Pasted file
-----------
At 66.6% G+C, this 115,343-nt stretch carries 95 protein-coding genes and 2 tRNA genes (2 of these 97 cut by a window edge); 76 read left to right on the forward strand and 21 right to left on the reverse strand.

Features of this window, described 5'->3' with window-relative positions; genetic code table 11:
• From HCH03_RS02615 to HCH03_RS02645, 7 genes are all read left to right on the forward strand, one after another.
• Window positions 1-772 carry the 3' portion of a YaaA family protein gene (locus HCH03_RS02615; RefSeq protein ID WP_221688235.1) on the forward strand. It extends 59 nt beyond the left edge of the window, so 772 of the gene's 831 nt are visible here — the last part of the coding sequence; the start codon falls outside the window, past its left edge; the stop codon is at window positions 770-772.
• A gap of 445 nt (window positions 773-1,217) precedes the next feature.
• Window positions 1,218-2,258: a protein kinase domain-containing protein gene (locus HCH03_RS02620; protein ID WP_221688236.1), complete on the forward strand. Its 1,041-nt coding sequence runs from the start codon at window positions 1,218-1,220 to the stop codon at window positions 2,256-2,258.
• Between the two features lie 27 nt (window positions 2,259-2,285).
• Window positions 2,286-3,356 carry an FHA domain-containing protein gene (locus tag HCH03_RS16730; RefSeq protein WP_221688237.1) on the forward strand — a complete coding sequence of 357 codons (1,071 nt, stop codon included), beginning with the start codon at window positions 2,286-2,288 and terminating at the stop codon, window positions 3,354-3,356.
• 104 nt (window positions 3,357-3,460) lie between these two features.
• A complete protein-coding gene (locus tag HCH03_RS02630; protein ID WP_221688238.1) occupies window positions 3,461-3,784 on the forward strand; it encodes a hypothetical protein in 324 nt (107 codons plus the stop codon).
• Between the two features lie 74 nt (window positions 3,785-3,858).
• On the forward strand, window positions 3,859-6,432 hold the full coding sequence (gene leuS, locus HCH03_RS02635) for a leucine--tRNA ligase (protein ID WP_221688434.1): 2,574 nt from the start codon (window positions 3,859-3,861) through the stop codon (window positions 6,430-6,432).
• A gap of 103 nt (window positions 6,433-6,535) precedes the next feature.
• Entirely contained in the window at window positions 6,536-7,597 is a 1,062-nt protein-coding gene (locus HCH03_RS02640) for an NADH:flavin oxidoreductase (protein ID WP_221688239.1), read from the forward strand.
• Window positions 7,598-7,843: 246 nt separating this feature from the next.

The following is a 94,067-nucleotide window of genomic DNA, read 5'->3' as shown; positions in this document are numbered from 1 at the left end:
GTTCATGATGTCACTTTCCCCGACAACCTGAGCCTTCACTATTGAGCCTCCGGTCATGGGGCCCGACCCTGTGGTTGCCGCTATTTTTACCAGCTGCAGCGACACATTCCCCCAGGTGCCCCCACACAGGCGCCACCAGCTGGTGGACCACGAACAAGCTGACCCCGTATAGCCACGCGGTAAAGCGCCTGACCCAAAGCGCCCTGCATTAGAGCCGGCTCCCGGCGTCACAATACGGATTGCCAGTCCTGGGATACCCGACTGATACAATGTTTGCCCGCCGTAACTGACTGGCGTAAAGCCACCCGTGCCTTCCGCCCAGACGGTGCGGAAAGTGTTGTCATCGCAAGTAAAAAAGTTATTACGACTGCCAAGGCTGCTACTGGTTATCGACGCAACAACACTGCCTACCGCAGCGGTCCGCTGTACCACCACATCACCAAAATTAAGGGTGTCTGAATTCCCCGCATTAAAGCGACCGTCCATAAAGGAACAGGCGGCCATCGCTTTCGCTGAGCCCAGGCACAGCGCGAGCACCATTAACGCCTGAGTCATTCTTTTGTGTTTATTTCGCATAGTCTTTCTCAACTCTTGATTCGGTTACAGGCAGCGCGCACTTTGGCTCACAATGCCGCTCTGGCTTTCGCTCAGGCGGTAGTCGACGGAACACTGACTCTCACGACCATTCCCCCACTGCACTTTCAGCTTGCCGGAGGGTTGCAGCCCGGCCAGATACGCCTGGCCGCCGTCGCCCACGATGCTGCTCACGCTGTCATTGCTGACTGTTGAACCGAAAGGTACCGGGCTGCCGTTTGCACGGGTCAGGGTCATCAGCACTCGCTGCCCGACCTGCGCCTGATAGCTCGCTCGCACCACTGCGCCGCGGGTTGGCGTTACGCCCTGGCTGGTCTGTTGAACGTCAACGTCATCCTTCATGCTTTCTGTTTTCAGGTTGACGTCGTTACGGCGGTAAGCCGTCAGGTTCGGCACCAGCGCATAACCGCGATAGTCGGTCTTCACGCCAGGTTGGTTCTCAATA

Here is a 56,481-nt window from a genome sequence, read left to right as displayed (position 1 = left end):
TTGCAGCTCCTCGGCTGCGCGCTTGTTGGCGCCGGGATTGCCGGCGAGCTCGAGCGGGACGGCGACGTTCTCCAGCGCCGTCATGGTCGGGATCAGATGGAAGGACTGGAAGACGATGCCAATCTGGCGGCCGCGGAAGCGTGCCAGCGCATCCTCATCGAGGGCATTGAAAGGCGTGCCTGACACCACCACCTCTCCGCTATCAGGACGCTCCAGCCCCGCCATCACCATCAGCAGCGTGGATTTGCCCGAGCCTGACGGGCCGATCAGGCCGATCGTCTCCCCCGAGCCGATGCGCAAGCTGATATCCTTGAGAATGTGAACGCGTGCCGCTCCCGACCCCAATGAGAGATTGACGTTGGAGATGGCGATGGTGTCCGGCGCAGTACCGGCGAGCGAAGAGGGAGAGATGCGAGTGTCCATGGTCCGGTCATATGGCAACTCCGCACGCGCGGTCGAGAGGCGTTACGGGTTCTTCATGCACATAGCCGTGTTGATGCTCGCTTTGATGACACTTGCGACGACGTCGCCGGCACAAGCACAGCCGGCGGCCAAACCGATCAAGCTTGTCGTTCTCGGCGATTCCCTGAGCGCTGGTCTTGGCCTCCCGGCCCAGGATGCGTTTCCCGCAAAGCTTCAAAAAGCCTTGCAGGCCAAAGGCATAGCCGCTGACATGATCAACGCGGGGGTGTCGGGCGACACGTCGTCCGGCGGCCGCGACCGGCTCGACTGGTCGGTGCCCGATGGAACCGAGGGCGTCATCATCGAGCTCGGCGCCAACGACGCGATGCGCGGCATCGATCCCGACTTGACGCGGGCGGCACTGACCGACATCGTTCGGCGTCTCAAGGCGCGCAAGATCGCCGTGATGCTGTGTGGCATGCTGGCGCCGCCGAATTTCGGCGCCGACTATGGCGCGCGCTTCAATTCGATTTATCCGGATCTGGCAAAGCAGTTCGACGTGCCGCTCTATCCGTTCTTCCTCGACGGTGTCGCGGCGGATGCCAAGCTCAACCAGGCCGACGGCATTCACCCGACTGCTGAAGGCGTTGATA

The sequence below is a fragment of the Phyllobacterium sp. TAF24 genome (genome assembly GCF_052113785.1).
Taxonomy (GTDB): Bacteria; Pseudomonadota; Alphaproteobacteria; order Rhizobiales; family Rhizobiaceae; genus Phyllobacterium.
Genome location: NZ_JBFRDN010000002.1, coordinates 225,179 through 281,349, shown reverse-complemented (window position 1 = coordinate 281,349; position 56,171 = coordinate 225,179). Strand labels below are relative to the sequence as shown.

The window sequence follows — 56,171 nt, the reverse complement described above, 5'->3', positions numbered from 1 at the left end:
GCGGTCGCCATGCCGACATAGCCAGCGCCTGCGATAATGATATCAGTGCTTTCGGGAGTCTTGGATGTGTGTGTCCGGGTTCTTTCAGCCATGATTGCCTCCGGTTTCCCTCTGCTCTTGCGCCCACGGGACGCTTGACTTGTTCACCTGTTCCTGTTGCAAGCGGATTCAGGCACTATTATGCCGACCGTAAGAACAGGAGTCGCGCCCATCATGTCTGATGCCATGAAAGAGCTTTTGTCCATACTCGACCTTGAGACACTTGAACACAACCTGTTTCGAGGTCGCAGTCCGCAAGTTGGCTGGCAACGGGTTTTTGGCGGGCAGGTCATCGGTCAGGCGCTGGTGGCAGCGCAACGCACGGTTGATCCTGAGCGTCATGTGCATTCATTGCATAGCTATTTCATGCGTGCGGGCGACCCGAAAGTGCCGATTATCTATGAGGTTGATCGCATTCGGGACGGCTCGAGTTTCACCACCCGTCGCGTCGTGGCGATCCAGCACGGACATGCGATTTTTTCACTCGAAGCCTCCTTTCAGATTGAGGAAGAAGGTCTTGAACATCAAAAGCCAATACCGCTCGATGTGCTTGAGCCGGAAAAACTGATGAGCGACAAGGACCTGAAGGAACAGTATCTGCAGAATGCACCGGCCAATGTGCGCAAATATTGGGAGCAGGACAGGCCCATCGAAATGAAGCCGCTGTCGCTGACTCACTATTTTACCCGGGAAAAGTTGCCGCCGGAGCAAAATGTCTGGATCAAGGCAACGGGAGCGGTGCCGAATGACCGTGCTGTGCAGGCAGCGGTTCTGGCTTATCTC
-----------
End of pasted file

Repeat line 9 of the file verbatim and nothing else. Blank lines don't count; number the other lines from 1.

• 104 nt (window positions 3,357-3,460) lie between these two features.